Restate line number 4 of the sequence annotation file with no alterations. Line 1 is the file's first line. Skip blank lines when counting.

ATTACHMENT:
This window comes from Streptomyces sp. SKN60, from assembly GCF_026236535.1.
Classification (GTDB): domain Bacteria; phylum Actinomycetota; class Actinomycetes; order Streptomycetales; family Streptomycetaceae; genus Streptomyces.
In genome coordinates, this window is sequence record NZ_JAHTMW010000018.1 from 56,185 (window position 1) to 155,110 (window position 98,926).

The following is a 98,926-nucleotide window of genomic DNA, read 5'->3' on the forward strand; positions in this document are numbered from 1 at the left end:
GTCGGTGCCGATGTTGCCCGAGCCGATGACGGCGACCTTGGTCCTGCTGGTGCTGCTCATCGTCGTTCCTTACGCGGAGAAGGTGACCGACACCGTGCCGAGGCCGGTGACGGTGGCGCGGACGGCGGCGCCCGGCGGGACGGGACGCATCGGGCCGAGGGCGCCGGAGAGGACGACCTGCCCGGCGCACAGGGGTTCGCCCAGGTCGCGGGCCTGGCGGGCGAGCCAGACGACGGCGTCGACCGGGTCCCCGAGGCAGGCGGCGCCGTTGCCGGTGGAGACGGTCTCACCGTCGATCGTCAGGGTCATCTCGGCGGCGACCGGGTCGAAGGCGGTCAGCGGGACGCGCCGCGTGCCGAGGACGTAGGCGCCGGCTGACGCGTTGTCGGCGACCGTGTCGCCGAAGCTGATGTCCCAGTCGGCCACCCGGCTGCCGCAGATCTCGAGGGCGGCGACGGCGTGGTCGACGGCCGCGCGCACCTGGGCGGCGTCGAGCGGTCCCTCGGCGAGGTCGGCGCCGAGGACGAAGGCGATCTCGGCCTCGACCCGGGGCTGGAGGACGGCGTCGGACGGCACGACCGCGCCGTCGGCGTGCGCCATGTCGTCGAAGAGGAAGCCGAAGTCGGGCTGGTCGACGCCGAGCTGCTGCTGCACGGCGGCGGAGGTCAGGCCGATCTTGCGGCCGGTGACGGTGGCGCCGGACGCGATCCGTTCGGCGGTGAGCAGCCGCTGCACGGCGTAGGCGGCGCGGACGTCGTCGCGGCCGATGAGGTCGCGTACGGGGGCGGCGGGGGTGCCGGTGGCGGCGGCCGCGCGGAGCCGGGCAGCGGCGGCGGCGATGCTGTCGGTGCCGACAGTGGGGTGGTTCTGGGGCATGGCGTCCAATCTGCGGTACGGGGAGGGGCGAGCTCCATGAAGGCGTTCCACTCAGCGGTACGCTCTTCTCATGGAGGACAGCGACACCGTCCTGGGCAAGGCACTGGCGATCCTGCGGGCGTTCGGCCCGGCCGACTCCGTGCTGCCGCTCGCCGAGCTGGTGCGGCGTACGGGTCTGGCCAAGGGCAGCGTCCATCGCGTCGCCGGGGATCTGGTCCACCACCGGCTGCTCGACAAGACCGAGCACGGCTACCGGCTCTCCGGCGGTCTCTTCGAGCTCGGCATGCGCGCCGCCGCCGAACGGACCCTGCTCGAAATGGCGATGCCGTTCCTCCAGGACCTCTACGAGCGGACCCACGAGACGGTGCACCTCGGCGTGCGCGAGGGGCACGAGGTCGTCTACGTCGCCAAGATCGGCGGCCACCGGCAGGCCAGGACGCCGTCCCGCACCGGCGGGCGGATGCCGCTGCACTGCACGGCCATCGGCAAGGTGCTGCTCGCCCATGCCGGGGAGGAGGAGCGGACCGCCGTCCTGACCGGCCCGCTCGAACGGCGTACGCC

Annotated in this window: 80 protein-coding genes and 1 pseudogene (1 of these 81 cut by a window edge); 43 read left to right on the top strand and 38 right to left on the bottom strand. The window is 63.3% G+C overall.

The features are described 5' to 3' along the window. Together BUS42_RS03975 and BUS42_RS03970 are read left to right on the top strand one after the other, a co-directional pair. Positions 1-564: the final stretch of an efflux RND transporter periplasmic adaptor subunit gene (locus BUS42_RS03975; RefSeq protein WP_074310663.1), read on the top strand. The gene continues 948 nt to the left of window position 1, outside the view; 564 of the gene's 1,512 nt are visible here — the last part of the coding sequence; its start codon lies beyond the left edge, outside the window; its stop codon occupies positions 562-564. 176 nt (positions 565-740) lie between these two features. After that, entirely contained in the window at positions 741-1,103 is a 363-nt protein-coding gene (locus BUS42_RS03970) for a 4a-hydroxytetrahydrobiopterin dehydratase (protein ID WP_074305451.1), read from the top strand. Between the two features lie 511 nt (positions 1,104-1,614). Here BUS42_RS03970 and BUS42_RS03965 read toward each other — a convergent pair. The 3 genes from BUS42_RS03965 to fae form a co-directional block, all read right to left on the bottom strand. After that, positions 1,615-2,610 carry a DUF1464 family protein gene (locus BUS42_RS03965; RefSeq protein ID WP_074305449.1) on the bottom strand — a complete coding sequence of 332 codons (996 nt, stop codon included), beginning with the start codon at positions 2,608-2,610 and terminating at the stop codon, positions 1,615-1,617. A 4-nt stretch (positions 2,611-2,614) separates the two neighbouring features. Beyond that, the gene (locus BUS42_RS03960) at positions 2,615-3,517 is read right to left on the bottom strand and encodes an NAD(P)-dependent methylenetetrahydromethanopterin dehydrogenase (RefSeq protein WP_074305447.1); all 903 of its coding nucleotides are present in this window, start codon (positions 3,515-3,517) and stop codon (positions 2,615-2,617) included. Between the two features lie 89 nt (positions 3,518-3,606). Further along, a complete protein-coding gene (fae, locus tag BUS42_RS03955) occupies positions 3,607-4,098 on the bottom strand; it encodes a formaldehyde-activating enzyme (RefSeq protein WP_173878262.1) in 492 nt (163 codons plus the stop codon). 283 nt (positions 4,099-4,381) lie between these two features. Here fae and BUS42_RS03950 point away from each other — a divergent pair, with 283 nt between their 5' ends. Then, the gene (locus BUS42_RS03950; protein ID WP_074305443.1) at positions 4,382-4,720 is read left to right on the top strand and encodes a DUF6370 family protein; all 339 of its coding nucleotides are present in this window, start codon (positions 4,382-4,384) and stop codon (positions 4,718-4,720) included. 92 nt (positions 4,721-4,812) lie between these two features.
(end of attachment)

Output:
The following is a 98,926-nucleotide window of genomic DNA, read 5'->3' on the forward strand; positions in this document are numbered from 1 at the left end: